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Thread: Rhythm for reels and western swing

  1. #1
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    Default Rhythm for reels and western swing

    I sort of hate to admit this, but I have been playing 2.5 years and I just now discovered that when you have a reel and it shows all 8th notes, you aren't supposed to play it that way.

    I had been playing everything with a straight rhythm. I could tell on recordings that people weren't doing that, but I couldn't really tell what. I didn't play as fast as them and just assumed their different sound was some magic I would never approach.

    I bought a book of Mandolin tunes ("Masters of the Mandolin: 130 of the Greatest BlueGrass and NewGrass Solos") and many of these tunes had a curious notation at the top. It said two eighth notes equal a quarter note and an eighth note with a little "3" bracketed over the top. I had never seen that notation before (classical guitar does a lot of things but apparently "swing" is not one of them), so I just ignored it.

    I got another book last weekend ("The Mandolin Picker's FakeBook") and it had a section at the front about genres. Hm. So I went to youtube and searched for "swing" or something like that and found a piano demonstration of playing thirds, but leaving out the middle note. Oh. That was what the "Masters of the Mandolin" meant.

    So my Mandolin playing changed overnight. This is the biggest thing since I learned to really do down-up-down-up (which took about 2 months). I am having to re-learn most of my repertoire.

    We're all just doing our best of course, and for some of us, myself included, that isn't much. If I could give advice to new players it would be "don't be so isolated".

  2. #2

    Default Re: Rhythm for reels and western swing

    The amount of swing (the ratio of the first note to the second) is variable, especially at different tempos. The notes tend to get evener at high speeds. That said, reels are played with straight or almost straight eighth notes, so you were probably playing them correctly. Hornpipes are swung. "Swing" entails more than just the actual rhythm. Accents and phrasing are also part of it. Reels can be played with straight eighths but with doo-be-doo-be accents and phrasing and still "swing".

  3. #3

    Default Re: Rhythm for reels and western swing

    Quote Originally Posted by RodCH View Post
    I sort of hate to admit this, but I have been playing 2.5 years and I just now discovered that when you have a reel and it shows all 8th notes, you aren't supposed to play it that way.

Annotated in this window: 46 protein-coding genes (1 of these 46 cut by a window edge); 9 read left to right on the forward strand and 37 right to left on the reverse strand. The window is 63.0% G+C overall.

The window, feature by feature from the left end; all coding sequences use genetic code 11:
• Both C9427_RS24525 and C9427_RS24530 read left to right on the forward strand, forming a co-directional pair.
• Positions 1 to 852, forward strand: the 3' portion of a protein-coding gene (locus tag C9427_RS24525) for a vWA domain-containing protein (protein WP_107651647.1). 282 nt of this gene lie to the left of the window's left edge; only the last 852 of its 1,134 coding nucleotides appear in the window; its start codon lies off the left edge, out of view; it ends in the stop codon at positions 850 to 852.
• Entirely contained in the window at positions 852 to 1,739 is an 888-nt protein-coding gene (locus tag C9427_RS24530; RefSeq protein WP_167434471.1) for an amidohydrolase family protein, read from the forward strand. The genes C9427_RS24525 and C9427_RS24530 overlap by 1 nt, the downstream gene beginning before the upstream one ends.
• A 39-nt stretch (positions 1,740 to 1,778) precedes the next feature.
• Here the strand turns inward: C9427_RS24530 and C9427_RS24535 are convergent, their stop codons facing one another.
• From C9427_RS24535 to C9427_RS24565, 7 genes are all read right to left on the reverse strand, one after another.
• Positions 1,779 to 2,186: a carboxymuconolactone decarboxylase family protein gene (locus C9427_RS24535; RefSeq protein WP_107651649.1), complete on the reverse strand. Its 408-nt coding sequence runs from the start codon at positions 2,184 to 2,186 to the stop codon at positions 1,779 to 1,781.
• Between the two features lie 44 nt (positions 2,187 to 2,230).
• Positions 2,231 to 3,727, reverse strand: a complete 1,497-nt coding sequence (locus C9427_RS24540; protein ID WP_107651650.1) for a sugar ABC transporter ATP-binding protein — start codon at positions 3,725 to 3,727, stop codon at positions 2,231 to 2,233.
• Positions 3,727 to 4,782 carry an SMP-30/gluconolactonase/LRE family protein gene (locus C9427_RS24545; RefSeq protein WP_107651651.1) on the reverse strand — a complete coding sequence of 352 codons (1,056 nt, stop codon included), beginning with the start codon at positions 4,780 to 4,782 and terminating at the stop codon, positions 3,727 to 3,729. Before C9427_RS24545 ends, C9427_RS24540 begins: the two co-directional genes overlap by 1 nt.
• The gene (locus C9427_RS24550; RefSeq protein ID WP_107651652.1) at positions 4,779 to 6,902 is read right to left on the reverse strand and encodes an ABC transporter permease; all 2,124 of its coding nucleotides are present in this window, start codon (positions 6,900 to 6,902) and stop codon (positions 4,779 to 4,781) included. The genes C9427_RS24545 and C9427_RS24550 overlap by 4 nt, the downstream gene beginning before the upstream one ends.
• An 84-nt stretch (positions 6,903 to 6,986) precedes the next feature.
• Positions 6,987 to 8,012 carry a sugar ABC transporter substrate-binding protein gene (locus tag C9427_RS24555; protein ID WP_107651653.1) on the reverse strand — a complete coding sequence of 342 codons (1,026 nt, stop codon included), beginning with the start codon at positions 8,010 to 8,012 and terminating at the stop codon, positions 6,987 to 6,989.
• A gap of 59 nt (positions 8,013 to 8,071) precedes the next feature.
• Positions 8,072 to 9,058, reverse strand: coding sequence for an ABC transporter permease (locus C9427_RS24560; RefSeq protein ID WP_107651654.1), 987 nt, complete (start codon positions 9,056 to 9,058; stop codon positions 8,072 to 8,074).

I had been playing everything with a straight rhythm. I could tell on recordings that people weren't doing that, but I couldn't really tell what. I didn't play as fast as them and just assumed their different sound was some magic I would never approach.

    I bought a book of Mandolin tunes ("Masters of the Mandolin: 130 of the Greatest BlueGrass and NewGrass Solos") and many of these tunes had a curious notation at the top. It said two eighth notes equal a quarter note and an eighth note with a little "3" bracketed over the top. I had never seen that notation before (classical guitar does a lot of things but apparently "swing" is not one of them), so I just ignored it.

    I got another book last weekend ("The Mandolin Picker's FakeBook") and it had a section at the front about genres. Hm. So I went to youtube and searched for "swing" or something like that and found a piano demonstration of playing thirds, but leaving out the middle note. Oh. That was what the "Masters of the Mandolin" meant.

    So my Mandolin playing changed overnight. This is the biggest thing since I learned to really do down-up-down-up (which took about 2 months). I am having to re-learn most of my repertoire.

    We're all just doing our best of course, and for some of us, myself included, that isn't much. If I could give advice to new players it would be "don't be so isolated".
    Following because I sat down with the same book last night and it all sounded horribly. I'm a "hear it - do it" kinda guy so I thought it was me just doing horribly.
    One thing I've learned about mandolins is that they all respond differently to different picks so if you buy it and you don't like the tone, try a different pick.

    Kentucky KM-150
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    Morgan Monroe MFM-300

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